• Increased fecal Lactobacillus and reduced E. coli counts.
  • Reduced fecal ammonia emission that can contribute in reducing environmental pollution.

Introduction

In swine industry, the weaning transition is a complex period during which the piglets have to cope with abrupt separation from their dam, mixing with other litters in a usually new environment and switch from highly digestible feed (milk) to a less digestible more complex solid feed; hence weaning is a stressful experience for the piglets involving nutritional, psychological, environmental, microbiological, and immunological stresses (Lalles 2008), which could result in economic losses due to decreased growth rate, feed efficiency, diarrhoea, and damage to intestinal function and health.

Antibiotics have traditionally been widely administered to nursery pigs for the prevention or treatment of diarrhoea and increasing growth performance in the worldwide (Kong et al. 2009). However, the use of antibiotics in animal feed has been prohibited many countries including European Union since 2006 as well as South Korea since 2011 (Nguyen et al. 2018). Therefore, there is increasing interest in alternatives. It has been recognised that probiotics have received considerable attention as suitable alternatives of antibiotics (Chen et al. 2006; Meng et al. 2010; Yan and Kim 2011). Probiotics are live microorganisms which have been found to confer health benefits on the host when administered in adequate amounts (Reid et al. 2003; Weichselbaum 2009).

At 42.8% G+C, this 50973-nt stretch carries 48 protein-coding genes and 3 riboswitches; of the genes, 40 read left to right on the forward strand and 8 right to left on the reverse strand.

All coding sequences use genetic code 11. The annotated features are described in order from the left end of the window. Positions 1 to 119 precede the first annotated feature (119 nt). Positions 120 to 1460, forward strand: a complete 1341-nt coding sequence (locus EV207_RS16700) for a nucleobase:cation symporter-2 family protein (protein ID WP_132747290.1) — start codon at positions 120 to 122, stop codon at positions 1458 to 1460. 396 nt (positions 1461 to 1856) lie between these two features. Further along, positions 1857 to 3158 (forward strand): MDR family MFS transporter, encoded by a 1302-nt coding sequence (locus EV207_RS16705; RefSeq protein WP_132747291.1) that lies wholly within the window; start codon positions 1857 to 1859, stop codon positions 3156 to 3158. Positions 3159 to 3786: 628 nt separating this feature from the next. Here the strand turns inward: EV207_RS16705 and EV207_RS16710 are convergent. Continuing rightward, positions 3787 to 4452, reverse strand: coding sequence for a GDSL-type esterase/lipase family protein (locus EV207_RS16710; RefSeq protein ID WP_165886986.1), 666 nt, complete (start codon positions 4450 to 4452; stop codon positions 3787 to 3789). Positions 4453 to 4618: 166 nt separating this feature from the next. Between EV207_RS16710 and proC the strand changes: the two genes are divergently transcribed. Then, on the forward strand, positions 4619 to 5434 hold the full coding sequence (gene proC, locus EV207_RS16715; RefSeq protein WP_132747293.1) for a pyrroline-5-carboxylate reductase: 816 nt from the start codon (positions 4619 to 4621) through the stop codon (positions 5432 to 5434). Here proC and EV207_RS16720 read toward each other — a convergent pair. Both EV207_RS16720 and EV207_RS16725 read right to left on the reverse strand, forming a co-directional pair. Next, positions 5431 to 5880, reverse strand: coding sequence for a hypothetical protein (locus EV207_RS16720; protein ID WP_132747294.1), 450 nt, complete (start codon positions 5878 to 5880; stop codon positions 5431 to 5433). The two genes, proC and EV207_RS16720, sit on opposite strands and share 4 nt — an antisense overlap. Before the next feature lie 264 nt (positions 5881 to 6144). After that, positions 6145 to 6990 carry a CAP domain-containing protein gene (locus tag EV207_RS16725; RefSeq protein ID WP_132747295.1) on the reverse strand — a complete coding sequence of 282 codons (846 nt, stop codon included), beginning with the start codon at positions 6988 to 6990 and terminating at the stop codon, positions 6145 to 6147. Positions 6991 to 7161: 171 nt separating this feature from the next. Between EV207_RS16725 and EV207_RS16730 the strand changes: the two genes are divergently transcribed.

Many studies have reported that the addition of probiotics could improve growth performance (Giang et al. 2012), nutrient digestibility (Dong et al. 2014; Zhao and Kim 2015), and intestinal eubiosis (Bai and Ouyang 2006; Rioux and Fedorak 2006; Dong et al. 2014), while decreasing the incidence of diarrhoea in weaning pigs (Giang et al. 2012). Probiotics also have roles in promoting immunity function (Yun et al. 2008) and reducing faecal noxious gas emission (Zhao and Kim 2015) in weaning pigs, which can result in a decrease of environmental pollutants (Lee et al. 2001; Ferket et al. 2002).